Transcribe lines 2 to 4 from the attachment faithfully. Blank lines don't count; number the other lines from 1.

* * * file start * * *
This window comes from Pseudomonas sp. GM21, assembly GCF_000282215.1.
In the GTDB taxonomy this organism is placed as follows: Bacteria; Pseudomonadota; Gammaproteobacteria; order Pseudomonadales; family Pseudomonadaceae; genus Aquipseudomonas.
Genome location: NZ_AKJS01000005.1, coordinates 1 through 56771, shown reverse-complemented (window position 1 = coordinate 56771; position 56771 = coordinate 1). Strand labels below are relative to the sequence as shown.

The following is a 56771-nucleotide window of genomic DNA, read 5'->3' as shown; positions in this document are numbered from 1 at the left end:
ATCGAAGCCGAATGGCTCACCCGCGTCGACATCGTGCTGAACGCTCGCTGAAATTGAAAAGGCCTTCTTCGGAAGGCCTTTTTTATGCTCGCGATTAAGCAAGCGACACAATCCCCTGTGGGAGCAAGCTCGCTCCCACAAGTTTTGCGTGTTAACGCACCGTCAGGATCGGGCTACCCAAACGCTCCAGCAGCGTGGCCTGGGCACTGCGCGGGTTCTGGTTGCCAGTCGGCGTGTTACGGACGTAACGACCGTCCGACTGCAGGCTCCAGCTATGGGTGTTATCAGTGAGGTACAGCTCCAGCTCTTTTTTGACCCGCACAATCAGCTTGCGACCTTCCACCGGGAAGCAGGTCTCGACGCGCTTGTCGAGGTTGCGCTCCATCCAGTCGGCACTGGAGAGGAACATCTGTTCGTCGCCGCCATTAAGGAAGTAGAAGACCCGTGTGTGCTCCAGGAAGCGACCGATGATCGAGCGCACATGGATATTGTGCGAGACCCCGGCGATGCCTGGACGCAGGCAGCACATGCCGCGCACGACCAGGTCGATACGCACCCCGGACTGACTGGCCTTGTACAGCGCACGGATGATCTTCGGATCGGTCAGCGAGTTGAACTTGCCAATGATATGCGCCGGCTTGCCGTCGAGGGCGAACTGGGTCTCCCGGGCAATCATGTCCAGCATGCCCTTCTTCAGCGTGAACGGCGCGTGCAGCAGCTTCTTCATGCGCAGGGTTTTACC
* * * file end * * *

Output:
In the GTDB taxonomy this organism is placed as follows: Bacteria; Pseudomonadota; Gammaproteobacteria; order Pseudomonadales; family Pseudomonadaceae; genus Aquipseudomonas.
Genome location: NZ_AKJS01000005.1, coordinates 1 through 56771, shown reverse-complemented (window position 1 = coordinate 56771; position 56771 = coordinate 1). Strand labels below are relative to the sequence as shown.

The following is a 56771-nucleotide window of genomic DNA, read 5'->3' as shown; positions in this document are numbered from 1 at the left end: